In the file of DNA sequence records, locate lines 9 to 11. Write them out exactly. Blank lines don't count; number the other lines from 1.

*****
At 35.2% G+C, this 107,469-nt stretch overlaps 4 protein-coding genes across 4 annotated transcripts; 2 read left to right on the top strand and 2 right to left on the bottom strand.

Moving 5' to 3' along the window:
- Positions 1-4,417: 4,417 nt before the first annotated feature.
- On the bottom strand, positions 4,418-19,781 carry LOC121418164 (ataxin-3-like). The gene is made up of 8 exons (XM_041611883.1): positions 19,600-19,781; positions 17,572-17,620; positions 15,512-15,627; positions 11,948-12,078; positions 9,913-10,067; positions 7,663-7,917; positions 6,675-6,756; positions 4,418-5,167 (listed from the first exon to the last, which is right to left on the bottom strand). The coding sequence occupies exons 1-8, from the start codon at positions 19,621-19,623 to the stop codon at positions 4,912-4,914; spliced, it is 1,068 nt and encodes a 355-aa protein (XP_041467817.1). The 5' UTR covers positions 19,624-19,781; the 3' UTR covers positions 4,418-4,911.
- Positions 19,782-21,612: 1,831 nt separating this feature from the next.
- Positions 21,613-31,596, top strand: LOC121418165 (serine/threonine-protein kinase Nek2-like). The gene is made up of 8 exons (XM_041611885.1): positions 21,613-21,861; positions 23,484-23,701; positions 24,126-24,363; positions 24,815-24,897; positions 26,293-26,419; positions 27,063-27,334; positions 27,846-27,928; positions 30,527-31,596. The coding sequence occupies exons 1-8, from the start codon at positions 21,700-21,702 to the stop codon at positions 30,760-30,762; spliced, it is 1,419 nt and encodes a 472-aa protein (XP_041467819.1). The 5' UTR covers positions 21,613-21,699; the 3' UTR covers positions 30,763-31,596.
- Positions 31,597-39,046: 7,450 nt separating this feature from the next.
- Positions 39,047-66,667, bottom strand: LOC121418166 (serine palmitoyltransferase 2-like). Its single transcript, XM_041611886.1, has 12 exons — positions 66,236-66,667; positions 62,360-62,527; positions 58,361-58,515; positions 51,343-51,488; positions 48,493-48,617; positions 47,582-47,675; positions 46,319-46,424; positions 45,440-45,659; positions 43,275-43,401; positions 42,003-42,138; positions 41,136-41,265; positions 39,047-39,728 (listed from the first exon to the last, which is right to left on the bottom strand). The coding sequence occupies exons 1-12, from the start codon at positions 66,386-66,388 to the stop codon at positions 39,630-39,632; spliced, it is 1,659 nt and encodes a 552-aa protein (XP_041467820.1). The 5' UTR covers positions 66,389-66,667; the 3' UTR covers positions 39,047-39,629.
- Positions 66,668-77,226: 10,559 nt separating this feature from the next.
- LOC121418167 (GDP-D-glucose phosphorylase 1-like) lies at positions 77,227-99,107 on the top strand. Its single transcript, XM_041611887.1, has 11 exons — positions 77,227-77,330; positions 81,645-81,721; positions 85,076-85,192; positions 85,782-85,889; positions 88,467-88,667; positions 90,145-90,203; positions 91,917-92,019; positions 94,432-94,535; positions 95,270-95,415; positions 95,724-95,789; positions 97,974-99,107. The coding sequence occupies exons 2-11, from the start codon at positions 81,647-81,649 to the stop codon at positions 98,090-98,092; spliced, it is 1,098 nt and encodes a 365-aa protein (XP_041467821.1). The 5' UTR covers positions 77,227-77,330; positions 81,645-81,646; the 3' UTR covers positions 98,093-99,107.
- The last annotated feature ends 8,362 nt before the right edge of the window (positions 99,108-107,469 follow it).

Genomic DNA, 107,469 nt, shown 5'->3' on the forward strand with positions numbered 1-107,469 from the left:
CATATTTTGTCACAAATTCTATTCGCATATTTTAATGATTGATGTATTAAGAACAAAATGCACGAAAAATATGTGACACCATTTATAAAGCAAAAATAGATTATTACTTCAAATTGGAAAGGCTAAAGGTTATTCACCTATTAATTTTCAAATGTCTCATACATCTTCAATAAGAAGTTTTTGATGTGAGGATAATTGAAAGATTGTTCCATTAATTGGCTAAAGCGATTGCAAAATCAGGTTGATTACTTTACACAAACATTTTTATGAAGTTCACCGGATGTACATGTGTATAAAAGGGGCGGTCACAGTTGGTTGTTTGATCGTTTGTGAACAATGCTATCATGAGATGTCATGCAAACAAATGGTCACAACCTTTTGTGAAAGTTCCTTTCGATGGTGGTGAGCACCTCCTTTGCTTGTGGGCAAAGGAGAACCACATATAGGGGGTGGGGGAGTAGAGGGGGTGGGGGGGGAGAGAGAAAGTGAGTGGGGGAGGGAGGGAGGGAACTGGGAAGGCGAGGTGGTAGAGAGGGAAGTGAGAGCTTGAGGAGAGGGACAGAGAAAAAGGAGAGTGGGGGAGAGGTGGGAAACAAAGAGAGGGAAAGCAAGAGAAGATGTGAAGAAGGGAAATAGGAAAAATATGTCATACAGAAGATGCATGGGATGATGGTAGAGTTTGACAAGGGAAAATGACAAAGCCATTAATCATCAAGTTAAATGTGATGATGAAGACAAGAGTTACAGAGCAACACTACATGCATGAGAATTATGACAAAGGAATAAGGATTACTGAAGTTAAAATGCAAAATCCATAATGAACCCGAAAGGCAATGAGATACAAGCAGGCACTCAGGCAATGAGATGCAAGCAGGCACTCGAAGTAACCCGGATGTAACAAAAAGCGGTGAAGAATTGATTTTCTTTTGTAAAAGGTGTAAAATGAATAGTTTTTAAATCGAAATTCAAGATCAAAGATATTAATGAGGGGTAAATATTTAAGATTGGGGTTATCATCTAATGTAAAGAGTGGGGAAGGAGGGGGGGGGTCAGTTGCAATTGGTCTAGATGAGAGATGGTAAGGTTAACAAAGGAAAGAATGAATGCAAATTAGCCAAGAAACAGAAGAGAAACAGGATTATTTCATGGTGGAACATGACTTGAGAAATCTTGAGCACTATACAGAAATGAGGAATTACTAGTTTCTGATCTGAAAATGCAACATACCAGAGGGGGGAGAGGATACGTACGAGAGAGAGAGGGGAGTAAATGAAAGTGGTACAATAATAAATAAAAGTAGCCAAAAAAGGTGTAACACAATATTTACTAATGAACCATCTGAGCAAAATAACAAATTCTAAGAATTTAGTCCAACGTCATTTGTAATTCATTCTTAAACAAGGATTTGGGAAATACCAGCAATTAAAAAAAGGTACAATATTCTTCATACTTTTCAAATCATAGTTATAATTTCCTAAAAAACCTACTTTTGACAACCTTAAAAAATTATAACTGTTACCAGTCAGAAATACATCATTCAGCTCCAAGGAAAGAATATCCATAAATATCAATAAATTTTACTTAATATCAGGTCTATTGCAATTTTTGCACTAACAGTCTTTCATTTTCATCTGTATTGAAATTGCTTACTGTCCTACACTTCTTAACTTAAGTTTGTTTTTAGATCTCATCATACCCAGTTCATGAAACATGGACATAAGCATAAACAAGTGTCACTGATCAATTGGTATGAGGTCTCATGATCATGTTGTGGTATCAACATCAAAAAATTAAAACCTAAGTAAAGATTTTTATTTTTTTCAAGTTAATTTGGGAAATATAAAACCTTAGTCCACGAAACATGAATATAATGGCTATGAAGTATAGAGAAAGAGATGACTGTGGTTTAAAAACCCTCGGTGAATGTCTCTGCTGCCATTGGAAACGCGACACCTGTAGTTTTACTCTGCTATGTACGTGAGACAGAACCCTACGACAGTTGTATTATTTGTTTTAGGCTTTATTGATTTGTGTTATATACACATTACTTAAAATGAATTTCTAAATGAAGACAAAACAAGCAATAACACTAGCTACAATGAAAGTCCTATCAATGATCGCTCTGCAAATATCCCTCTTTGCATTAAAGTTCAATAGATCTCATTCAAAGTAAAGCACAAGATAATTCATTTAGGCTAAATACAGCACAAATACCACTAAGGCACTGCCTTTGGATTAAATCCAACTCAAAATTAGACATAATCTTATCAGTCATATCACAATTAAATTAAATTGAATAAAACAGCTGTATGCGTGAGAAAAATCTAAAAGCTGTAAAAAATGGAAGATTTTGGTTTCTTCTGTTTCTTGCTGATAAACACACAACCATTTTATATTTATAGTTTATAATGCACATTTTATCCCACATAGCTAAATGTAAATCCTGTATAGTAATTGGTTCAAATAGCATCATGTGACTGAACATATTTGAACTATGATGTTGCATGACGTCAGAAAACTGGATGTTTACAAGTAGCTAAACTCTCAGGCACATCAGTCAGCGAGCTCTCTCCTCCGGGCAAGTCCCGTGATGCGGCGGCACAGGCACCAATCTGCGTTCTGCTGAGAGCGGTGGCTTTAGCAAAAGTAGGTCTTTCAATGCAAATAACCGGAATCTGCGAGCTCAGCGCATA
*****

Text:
- Positions 66,668-77,226: 10,559 nt separating this feature from the next.
- LOC121418167 (GDP-D-glucose phosphorylase 1-like) lies at positions 77,227-99,107 on the top strand. Its single transcript, XM_041611887.1, has 11 exons — positions 77,227-77,330; positions 81,645-81,721; positions 85,076-85,192; positions 85,782-85,889; positions 88,467-88,667; positions 90,145-90,203; positions 91,917-92,019; positions 94,432-94,535; positions 95,270-95,415; positions 95,724-95,789; positions 97,974-99,107. The coding sequence occupies exons 2-11, from the start codon at positions 81,647-81,649 to the stop codon at positions 98,090-98,092; spliced, it is 1,098 nt and encodes a 365-aa protein (XP_041467821.1). The 5' UTR covers positions 77,227-77,330; positions 81,645-81,646; the 3' UTR covers positions 98,093-99,107.
- The last annotated feature ends 8,362 nt before the right edge of the window (positions 99,108-107,469 follow it).